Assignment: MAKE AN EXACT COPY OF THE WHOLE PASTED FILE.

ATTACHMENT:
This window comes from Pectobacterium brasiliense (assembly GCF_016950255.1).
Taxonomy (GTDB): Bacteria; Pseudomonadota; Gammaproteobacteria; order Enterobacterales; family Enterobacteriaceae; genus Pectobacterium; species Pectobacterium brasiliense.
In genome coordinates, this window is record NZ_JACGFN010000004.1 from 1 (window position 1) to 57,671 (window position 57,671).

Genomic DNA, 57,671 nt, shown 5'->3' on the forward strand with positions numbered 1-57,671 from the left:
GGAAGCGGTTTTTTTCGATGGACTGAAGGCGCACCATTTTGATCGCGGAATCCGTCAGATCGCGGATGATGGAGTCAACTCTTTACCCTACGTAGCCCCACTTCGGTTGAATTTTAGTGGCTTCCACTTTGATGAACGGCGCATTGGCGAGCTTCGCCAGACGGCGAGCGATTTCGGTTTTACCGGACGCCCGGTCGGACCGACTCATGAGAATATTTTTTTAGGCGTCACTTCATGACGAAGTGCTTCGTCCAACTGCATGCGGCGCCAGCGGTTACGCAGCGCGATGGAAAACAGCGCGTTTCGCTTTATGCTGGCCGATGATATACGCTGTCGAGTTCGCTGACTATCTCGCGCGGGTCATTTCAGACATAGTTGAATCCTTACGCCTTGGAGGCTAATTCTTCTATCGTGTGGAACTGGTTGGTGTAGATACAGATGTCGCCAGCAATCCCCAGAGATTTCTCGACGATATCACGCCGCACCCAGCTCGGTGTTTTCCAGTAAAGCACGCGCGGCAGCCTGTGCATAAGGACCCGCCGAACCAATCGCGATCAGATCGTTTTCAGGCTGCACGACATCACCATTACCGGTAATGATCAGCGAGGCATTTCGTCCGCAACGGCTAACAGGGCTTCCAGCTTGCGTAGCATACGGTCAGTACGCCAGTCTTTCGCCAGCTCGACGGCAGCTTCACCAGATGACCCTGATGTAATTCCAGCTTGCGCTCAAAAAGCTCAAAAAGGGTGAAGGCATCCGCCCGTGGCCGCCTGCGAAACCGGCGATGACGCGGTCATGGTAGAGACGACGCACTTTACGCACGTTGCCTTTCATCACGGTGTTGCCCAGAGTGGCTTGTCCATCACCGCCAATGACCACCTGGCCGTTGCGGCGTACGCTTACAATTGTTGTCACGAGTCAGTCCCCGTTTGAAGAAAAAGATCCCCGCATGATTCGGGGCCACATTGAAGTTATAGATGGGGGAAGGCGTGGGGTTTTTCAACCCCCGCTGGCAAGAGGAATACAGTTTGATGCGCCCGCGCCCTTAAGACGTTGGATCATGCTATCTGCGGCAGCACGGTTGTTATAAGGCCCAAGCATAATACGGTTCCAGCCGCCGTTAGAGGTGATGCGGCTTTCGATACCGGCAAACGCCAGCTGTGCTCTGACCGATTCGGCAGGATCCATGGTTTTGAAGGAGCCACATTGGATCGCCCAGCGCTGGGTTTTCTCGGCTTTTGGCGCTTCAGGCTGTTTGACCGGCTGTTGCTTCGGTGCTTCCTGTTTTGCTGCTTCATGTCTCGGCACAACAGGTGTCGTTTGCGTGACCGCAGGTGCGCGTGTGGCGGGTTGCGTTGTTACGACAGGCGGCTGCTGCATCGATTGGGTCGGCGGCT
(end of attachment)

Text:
This window comes from Pectobacterium brasiliense (assembly GCF_016950255.1).
Taxonomy (GTDB): Bacteria; Pseudomonadota; Gammaproteobacteria; order Enterobacterales; family Enterobacteriaceae; genus Pectobacterium; species Pectobacterium brasiliense.
In genome coordinates, this window is record NZ_JACGFN010000004.1 from 1 (window position 1) to 57,671 (window position 57,671).

Genomic DNA, 57,671 nt, shown 5'->3' on the forward strand with positions numbered 1-57,671 from the left:
GGAAGCGGTTTTTTTCGATGGACTGAAGGCGCACCATTTTGATCGCGGAATCCGTCAGATCGCGGATGATGGAGTCAACTCTTTACCCTACGTAGCCCCACTTCGGTTGAATTTTAGTGGCTTCCACTTTGATGAACGGCGCATTGGCGAGCTTCGCCAGACGGCGAGCGATTTCGGTTTTACCGGACGCCCGGTCGGACCGACTCATGAGAATATTTTTTTAGGCGTCACTTCATGACGAAGTGCTTCGTCCAACTGCATGCGGCGCCAGCGGTTACGCAGCGCGATGGAAAACAGCGCGTTTCGCTTTATGCTGGCCGATGATATACGCTGTCGAGTTCGCTGACTATCTCGCGCGGGTCATTTCAGACATAGTTGAATCCTTACGCCTTGGAGGCTAATTCTTCTATCGTGTGGAACTGGTTGGTGTAGATACAGATGTCGCCAGCAATCCCCAGAGATTTCTCGACGATATCACGCCGCACCCAGCTCGGTGTTTTCCAGTAAAGCACGCGCGGCAGCCTGTGCATAAGGACCCGCCGAACCAATCGCGATCAGATCGTTTTCAGGCTGCACGACATCACCATTACCGGTAATGATCAGCGAGGCATTTCGTCCGCAACGGCTAACAGGGCTTCCAGCTTGCGTAGCATACGGTCAGTACGCCAGTCTTTCGCCAGCTCGACGGCAGCTTCACCAGATGACCCTGATGTAATTCCAGCTTGCGCTCAAAAAGCTCAAAAAGGGTGAAGGCATCCGCCCGTGGCCGCCTGCGAAACCGGCGATGACGCGGTCATGGTAGAGACGACGCACTTTACGCACGTTGCCTTTCATCACGGTGTTGCCCAGAGTGGCTTGTCCATCACCGCCAATGACCACCTGGCCGTTGCGGCGTACGCTTACAATTGTTGTCACGAGTCAGTCCCCGTTTGAAGAAAAAGATCCCCGCATGATTCGGGGCCACATTGAAGTTATAGATGGGGGAAGGCGTGGGGTTTTTCAACCCCCGCTGGCAAGAGGAATACAGTTTGATGCGCCCGCGCCCTTAAGACGTTGGATCATGCTATCTGCGGCAGCACGGTTGTTATAAGGCCCAAGCATAATACGGTTCCAGCCGCCGTTAGAGGTGATGCGGCTTTCGATACCGGCAAACGCCAGCTGTGCTCTGACCGATTCGGCAGGATCCATGGTTTTGAAGGAGCCACATTGGATCGCCCAGCGCTGGGTTTTCTCGGCTTTTGGCGCTTCAGGCTGTTTGACCGGCTGTTGCTTCGGTGCTTCCTGTTTTGCTGCTTCATGTCTCGGCACAACAGGTGTCGTTTGCGTGACCGCAGGTGCGCGTGTGGCGGGTTGCGTTGTTACGACAGGCGGCTGCTGCATCGATTGGGTCGGCGGCT